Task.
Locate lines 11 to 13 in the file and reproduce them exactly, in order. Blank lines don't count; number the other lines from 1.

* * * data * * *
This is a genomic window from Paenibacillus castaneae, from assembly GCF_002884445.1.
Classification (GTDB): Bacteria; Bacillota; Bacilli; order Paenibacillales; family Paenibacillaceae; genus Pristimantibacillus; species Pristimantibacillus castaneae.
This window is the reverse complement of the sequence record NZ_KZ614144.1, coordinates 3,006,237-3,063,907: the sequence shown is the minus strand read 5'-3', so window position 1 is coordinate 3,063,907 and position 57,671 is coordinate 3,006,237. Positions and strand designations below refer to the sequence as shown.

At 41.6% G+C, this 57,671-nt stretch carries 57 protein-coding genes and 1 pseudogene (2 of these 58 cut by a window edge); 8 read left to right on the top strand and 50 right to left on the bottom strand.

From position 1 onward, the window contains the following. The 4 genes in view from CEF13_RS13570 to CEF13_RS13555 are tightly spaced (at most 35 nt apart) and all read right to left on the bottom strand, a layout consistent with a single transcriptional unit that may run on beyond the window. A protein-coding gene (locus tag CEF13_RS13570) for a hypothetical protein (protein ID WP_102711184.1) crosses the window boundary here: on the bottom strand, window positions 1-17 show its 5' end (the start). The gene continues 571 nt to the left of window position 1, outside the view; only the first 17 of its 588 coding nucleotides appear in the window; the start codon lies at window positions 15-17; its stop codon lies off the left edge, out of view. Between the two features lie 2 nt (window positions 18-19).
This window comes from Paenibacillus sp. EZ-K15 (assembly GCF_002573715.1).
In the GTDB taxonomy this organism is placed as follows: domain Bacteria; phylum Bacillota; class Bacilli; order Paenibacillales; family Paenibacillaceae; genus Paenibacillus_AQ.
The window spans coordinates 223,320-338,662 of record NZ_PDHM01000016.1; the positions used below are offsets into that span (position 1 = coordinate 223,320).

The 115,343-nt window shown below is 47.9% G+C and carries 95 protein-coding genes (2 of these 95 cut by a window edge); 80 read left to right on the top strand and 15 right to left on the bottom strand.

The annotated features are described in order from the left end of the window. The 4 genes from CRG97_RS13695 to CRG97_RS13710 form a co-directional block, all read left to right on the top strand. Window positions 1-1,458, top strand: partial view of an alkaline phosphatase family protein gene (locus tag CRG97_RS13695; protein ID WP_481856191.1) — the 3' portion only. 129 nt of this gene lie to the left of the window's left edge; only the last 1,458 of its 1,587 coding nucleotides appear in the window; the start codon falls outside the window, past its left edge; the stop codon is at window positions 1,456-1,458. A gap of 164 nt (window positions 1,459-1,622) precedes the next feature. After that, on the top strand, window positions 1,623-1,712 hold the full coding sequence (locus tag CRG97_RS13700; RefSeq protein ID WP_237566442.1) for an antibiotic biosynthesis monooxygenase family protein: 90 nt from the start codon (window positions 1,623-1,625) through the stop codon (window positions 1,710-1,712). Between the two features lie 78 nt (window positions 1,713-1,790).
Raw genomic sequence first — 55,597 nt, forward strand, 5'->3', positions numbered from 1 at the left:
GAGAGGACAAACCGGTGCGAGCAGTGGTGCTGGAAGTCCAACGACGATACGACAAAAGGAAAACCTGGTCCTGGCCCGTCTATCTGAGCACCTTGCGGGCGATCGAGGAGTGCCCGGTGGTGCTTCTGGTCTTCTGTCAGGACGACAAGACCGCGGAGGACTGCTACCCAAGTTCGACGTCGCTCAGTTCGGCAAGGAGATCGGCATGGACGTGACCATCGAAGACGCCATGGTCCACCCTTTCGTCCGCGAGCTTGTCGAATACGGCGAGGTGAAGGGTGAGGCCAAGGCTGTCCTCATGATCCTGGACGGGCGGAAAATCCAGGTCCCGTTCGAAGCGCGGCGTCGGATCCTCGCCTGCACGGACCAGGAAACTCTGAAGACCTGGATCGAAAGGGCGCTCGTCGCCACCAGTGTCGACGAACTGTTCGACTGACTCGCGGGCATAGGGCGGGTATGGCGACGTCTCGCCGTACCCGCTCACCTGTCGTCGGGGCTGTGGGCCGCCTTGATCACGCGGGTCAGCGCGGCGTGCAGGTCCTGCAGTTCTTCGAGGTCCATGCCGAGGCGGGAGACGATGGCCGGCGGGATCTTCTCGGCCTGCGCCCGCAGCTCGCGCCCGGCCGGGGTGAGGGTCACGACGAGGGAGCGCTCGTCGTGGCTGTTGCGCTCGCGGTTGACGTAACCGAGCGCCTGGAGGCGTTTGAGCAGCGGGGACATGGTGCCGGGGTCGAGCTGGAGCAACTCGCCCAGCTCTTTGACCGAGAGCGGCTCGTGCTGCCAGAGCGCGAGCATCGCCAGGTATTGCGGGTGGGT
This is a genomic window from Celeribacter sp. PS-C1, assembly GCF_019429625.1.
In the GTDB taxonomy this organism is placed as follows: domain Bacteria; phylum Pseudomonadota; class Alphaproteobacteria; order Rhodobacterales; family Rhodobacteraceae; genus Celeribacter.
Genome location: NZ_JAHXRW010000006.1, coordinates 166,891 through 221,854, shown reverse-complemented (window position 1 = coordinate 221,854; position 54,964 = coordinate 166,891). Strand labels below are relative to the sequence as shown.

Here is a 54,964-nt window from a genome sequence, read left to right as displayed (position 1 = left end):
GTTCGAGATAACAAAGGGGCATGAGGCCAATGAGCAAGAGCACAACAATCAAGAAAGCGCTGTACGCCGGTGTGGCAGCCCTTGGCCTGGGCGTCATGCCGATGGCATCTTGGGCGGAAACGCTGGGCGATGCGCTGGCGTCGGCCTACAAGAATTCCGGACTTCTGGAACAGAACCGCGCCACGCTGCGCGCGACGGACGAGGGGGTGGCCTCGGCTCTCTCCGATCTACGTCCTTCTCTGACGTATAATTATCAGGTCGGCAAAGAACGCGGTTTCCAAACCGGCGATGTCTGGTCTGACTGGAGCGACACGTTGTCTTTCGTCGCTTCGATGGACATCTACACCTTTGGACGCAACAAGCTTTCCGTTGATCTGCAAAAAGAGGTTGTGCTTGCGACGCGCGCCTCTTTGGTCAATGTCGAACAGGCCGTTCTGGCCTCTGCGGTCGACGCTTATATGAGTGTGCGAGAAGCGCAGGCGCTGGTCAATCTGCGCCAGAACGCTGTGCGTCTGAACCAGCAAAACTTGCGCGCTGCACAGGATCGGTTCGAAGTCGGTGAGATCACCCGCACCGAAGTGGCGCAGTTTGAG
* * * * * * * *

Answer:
Raw genomic sequence first — 55,597 nt, forward strand, 5'->3', positions numbered from 1 at the left:
GAGAGGACAAACCGGTGCGAGCAGTGGTGCTGGAAGTCCAACGACGATACGACAAAAGGAAAACCTGGTCCTGGCCCGTCTATCTGAGCACCTTGCGGGCGATCGAGGAGTGCCCGGTGGTGCTTCTGGTCTTCTGTCAGGACGACAAGACCGCGGAGGACTGCTACCCAAGTTCGACGTCGCTCAGTTCGGCAAGGAGATCGGCATGGACGTGACCATCGAAGACGCCATGGTCCACCCTTTCGTCCGCGAGCTTGTCGAATACGGCGAGGTGAAGGGTGAGGCCAAGGCTGTCCTCATGATCCTGGACGGGCGGAAAATCCAGGTCCCGTTCGAAGCGCGGCGTCGGATCCTCGCCTGCACGGACCAGGAAACTCTGAAGACCTGGATCGAAAGGGCGCTCGTCGCCACCAGTGTCGACGAACTGTTCGACTGACTCGCGGGCATAGGGCGGGTATGGCGACGTCTCGCCGTACCCGCTCACCTGTCGTCGGGGCTGTGGGCCGCCTTGATCACGCGGGTCAGCGCGGCGTGCAGGTCCTGCAGTTCTTCGAGGTCCATGCCGAGGCGGGAGACGATGGCCGGCGGGATCTTCTCGGCCTGCGCCCGCAGCTCGCGCCCGGCCGGGGTGAGGGTCACGACGAGGGAGCGCTCGTCGTGGCTGTTGCGCTCGCGGTTGACGTAACCGAGCGCCTGGAGGCGTTTGAGCAGCGGGGACATGGTGCCGGGGTCGAGCTGGAGCAACTCGCCCAGCTCTTTGACCGAGAGCGGCTCGTGCTGCCAGAGCGCGAGCATCGCCAGGTATTGCGGGTGGGT
This is a genomic window from Celeribacter sp. PS-C1, assembly GCF_019429625.1.